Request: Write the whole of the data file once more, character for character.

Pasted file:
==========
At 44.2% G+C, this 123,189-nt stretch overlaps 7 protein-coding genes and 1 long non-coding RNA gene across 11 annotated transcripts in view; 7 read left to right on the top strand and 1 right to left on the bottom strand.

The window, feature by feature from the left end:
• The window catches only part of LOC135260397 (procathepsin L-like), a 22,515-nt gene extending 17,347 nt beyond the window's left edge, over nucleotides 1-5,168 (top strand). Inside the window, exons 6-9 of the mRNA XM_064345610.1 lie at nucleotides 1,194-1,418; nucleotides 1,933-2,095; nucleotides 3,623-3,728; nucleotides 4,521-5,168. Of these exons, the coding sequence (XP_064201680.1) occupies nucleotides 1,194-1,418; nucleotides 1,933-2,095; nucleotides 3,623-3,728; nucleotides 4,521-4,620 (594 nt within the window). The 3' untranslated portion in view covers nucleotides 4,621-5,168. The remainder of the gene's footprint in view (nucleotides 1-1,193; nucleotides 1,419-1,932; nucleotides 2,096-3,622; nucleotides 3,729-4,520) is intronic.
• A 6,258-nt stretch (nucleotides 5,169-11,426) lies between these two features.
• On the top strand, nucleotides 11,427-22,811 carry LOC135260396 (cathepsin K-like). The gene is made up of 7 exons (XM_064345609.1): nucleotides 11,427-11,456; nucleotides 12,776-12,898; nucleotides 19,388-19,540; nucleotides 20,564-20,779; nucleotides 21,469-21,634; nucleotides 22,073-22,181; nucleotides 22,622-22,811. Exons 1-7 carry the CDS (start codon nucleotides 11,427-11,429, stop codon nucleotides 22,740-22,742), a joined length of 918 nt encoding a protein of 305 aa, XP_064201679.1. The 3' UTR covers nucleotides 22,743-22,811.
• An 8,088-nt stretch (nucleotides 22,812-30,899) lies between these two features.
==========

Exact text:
At 44.2% G+C, this 123,189-nt stretch overlaps 7 protein-coding genes and 1 long non-coding RNA gene across 11 annotated transcripts in view; 7 read left to right on the top strand and 1 right to left on the bottom strand.

The window, feature by feature from the left end:
• The window catches only part of LOC135260397 (procathepsin L-like), a 22,515-nt gene extending 17,347 nt beyond the window's left edge, over nucleotides 1-5,168 (top strand). Inside the window, exons 6-9 of the mRNA XM_064345610.1 lie at nucleotides 1,194-1,418; nucleotides 1,933-2,095; nucleotides 3,623-3,728; nucleotides 4,521-5,168. Of these exons, the coding sequence (XP_064201680.1) occupies nucleotides 1,194-1,418; nucleotides 1,933-2,095; nucleotides 3,623-3,728; nucleotides 4,521-4,620 (594 nt within the window). The 3' untranslated portion in view covers nucleotides 4,621-5,168. The remainder of the gene's footprint in view (nucleotides 1-1,193; nucleotides 1,419-1,932; nucleotides 2,096-3,622; nucleotides 3,729-4,520) is intronic.
• A 6,258-nt stretch (nucleotides 5,169-11,426) lies between these two features.
• On the top strand, nucleotides 11,427-22,811 carry LOC135260396 (cathepsin K-like). The gene is made up of 7 exons (XM_064345609.1): nucleotides 11,427-11,456; nucleotides 12,776-12,898; nucleotides 19,388-19,540; nucleotides 20,564-20,779; nucleotides 21,469-21,634; nucleotides 22,073-22,181; nucleotides 22,622-22,811. Exons 1-7 carry the CDS (start codon nucleotides 11,427-11,429, stop codon nucleotides 22,740-22,742), a joined length of 918 nt encoding a protein of 305 aa, XP_064201679.1. The 3' UTR covers nucleotides 22,743-22,811.
• An 8,088-nt stretch (nucleotides 22,812-30,899) lies between these two features.